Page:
Natalie Costanze-Chavez writes an occasional column called for the Denver Post. I kept one of her columns from a couple years ago. I found it in my clippings file last week. I think it contains some great career advice about civil discourse, something lacking in our society these days.
“We have to find a way to talk to each other without being so afraid of differences that we turn rude and hostile – especially at this point in our history. Luckily there are a lot of you out there who are OK with disagreement. The willingness to respectfully disagree is what will save us – in the short run and the long run.”
I echo Natalie’s thoughts in Tweet 133 in my career advice book Success Tweets. “Resolve conflict positively. Treat conflict as an opportunity to strengthen – not destroy – the relationships you’ve worked hard to build.”
Sure, we can disagree with one another, but we should always try to resolve our differences positively. There is no need to demean other people for their ideas.
Successful, interpersonally competent people use conflict as an opportunity to explore new and different ways of solving problems. Digging in your heels and arguing your point even louder is not the way to resolve conflict.
Listening to the other person, exploring your differences, and looking for places in which you agree is the way to build a constructive solution to a seemingly insolvable problem.
Getting to Yes is one of my favorite books. I have given away many copies to friends and success coach clients over the years. The authors, Roger Fisher and William Ury, make a great point in this book – when you are in a conflict situation, focus on where you agree with the other person, and build a mutually satisfying solution.
Mssrs. Fisher and Ury point out the folly of positional bargaining – quid pro quo. Typically, this type of thinking leads to a negotiated solution in which both parties are unhappy, as they both have had to give up part of their positions.
On the other hand, beginning from a place where you both agree – however small, allows you to shed the shackles of your position, look at the conflict from a new perspective and build a solution that is superior to either beginning position.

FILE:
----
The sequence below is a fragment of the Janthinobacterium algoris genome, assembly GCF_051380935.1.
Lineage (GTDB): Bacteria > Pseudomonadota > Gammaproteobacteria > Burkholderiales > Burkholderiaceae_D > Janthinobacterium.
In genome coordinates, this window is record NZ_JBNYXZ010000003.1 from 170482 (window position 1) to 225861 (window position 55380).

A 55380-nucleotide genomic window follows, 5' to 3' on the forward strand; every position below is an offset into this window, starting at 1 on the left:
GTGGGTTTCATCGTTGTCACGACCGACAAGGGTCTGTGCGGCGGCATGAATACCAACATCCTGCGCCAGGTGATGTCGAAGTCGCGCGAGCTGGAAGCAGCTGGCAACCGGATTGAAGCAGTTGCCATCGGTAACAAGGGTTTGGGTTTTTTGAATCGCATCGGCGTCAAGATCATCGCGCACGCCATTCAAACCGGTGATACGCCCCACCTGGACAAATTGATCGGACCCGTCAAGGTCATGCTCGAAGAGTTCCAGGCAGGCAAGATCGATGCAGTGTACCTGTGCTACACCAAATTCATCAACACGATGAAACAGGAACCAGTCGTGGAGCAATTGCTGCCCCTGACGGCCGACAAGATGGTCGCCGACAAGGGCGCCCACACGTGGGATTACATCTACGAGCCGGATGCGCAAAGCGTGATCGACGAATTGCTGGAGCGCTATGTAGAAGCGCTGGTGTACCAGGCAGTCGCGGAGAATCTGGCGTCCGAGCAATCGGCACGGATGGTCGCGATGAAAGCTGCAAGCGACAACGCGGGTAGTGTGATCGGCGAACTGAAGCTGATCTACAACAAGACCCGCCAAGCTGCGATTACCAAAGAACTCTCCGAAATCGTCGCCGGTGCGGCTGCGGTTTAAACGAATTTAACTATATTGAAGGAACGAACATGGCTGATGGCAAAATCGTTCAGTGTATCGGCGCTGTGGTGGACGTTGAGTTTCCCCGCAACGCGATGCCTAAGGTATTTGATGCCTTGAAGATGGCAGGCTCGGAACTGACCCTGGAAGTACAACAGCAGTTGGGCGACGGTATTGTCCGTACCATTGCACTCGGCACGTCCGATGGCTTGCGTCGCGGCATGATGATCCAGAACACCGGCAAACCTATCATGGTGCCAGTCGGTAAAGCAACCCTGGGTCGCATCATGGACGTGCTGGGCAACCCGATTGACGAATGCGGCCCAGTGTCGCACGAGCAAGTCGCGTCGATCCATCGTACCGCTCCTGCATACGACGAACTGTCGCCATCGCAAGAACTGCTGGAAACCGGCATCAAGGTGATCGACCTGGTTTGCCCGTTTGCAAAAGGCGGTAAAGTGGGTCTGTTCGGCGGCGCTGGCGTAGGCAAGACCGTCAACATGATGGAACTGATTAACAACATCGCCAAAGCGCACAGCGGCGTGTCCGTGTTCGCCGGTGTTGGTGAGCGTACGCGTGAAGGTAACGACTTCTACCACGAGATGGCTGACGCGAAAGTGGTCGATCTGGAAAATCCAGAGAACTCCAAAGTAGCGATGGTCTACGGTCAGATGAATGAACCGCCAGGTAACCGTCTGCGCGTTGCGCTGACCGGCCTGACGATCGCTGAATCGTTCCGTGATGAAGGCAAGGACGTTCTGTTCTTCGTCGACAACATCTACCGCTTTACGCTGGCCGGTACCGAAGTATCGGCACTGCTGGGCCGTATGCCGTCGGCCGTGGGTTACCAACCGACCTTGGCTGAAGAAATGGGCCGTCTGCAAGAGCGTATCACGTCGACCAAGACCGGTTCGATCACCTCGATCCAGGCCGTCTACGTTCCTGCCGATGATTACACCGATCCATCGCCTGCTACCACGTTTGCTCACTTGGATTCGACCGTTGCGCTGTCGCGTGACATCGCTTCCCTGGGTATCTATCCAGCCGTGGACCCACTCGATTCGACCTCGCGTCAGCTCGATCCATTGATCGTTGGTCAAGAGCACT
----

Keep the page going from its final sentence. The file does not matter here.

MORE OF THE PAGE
However, you have to be civil to operate in this manner. Deosaran Bisnath makes some great points about civility. He is writing to citizens of Trinidad and Tobago, but I think that his message is one that we should all read and take to heart.
“Civility refers to respect, manners, and common courtesy. The loss of civility in our nation arises because children – and adults – are not taught these basic social skills…We cannot, and should not accept this.
“Where do we start? With each of us – in our behavior, speech, lifestyle, and comportment, we must practice and demonstrate civility. Of course, we can’t legislate civility; nor can we institute civility by decree. No, we do not wish for the social engineering of civility. However, it is imperative that we demand acceptable levels of civility from our families, relatives, friends, associates, colleagues, and ourselves – Mahatma Gandhi exhorts us to be the change we wish to see in the world…We must encourage and foster an environment of decency and civility in our homes, work- and play places. Instead of aggression and hostility, we must conduct civil debates and discussions.”
The common sense career success coach point here is clear. Civility – especially in the face of disagreement is the basis of building and maintaining strong relationships. As the saying goes, “conflict is inevitable, violence is not.” I’m writing here not about physical violence, but the emotional violence that we so often inflict on others with whom we do not agree. You must be civil to follow the advice in Tweet 133 in Success Tweets, “Resolve conflict positively. Treat conflict as an opportunity to strengthen – not destroy – the relationships you’ve worked hard to build.” Civil discourse is the key to building and maintaining the strong, vibrant relationships that are essential for your career success. The next time you find yourself in disagreement with someone, take the time to understand his or her point of view, and then respond civilly.
That’s my career advice regarding civil conversation and relationships. What’s yours? Please leave a comment telling us about times when you’ve seen civility triumph over anger. I appreciate and value all of your comments. As always, thanks for reading my daily musings on life and career success.